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José Carlos Pons

WWF Mexico

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Wouldn't happiness bring about professional and personal stagnation?

I have not met a human being who does not want to be happy. However, following the argument brought forward by Shawn Anchor, unhappiness is the main driver for continuous personal and professional development, i.e. we are never satisfied with what we have.
In this scenario, would't happiness bring about professional and personal stagnation.

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    Aug 5 2012: I think that the most important distinction to make concerning this topic is between "happiness" and "satisfaction". One can, in my opinion (and I hope I'm not alone), be pleased with themselves and derive happiness and positive feelings from something that, simply because it was not the pinnacle of their self-perceived ability, they feel can be improved upon. An example that comes to mind is testing in schools. If I receive a 93% on a test, I am almost always happy with the score itself; however, I may not be content because I feel I could have scored higher. In this sense, I am happy with what I have achieved yet not completely satisfied, and thus look for future improvement. In other words, happiness can be found in something that is not total perfection. In many cases (at least with myself), I think that it is this feeling of joy at having succeeded mixed with knowing that I can do better that really drives me to keep improving at what I do.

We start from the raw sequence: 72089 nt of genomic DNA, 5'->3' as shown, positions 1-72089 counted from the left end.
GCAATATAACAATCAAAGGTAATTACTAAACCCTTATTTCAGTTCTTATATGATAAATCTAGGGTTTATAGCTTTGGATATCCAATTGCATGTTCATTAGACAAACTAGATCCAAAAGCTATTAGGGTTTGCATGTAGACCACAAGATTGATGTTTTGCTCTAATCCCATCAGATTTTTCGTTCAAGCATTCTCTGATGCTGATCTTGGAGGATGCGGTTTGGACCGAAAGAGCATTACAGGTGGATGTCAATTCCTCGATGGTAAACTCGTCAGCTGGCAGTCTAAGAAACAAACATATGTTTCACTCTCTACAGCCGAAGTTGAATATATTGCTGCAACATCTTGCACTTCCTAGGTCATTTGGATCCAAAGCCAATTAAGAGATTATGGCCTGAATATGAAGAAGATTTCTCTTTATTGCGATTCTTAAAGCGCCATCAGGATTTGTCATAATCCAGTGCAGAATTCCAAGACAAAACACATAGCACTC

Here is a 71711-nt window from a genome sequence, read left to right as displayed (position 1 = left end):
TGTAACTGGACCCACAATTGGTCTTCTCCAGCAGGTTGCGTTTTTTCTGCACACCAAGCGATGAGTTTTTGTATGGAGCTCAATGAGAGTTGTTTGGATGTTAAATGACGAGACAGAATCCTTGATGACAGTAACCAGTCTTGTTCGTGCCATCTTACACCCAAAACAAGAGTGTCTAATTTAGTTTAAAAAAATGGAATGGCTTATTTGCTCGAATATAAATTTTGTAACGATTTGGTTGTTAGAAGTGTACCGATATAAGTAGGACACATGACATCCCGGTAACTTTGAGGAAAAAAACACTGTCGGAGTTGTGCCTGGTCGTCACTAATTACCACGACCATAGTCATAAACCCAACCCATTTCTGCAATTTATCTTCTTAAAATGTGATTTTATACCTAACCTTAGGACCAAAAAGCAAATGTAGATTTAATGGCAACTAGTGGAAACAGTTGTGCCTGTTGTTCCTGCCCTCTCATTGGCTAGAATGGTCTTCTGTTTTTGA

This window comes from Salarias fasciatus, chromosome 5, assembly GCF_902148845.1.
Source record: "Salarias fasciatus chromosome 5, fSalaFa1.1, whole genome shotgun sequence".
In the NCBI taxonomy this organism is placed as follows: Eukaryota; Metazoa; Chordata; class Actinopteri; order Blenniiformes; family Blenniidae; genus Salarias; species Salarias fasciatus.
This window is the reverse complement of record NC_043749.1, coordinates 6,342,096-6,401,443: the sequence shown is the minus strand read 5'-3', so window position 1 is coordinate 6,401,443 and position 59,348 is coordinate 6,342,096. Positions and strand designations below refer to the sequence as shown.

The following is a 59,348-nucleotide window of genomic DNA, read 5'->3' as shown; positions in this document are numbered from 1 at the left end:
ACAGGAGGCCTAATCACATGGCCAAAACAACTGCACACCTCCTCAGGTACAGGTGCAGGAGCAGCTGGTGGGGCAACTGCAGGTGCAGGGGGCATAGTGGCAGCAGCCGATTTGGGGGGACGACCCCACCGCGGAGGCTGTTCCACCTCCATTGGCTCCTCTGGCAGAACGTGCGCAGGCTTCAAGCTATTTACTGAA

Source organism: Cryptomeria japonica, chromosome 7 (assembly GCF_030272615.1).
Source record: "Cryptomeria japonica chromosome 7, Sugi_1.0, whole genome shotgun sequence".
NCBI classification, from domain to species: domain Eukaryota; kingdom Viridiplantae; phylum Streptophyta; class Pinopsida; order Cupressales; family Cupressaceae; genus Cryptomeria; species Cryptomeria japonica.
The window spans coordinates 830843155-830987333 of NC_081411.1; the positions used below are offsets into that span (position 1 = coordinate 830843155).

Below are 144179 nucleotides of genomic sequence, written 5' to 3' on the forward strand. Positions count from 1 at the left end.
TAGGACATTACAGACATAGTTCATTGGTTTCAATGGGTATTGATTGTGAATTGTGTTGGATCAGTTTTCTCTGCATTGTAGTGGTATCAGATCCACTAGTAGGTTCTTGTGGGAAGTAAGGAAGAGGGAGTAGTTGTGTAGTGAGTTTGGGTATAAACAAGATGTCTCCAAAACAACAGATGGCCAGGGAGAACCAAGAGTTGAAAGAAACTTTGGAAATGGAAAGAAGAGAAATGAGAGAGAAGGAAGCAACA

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      Aug 5 2012: I agree. However, It is a fine line that separates happiness and satisfaction. An important part of the massage here conveyed is that we must be able to recognize that dissatisfaction is not equal to unhappiness. Moreover, we tend to focus on the factors that bring dissatisfaction, rather than those that bring satisfaction. It is customary to hear about the "bad" situations people go though on a regular day, rather than the "good" ones.
      I understand this bad-focusing systematic approach, as an evolutionary response. In a way that we emphasize bad experiences, as a necessary tool to survive in an constantly changing environment.
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        Aug 5 2012: The thought that "dissatisfaction is not equal to unhappiness" is exactly what I was trying to express (in so many words), but I feel that one cannot truly be driven by dissatisfaction until that person has, at least, tasted what they feel to be a degree of satisfaction and, in turn, found happiness in that. To bring it full circle and address the final sentence of the original post, I think that it is the varying degrees and different experiences of happiness, and not necessarily only the lack there of, that drives personal and professional progress/change and not "stagnation".
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          Aug 5 2012: This also has to do with time management and efficiency.

          I can spend maybe 2 hours of studying to get that 93%, but it may take me another 4 hours to try and get that 100%. If you ask me, 4 hours to get only an extra 7% is very inefficient with my time and would give me diminishing returns. I could use that 4 hours for more productive or more valuable things in my life. So then the real question here would be, is it necessary to get 100%?

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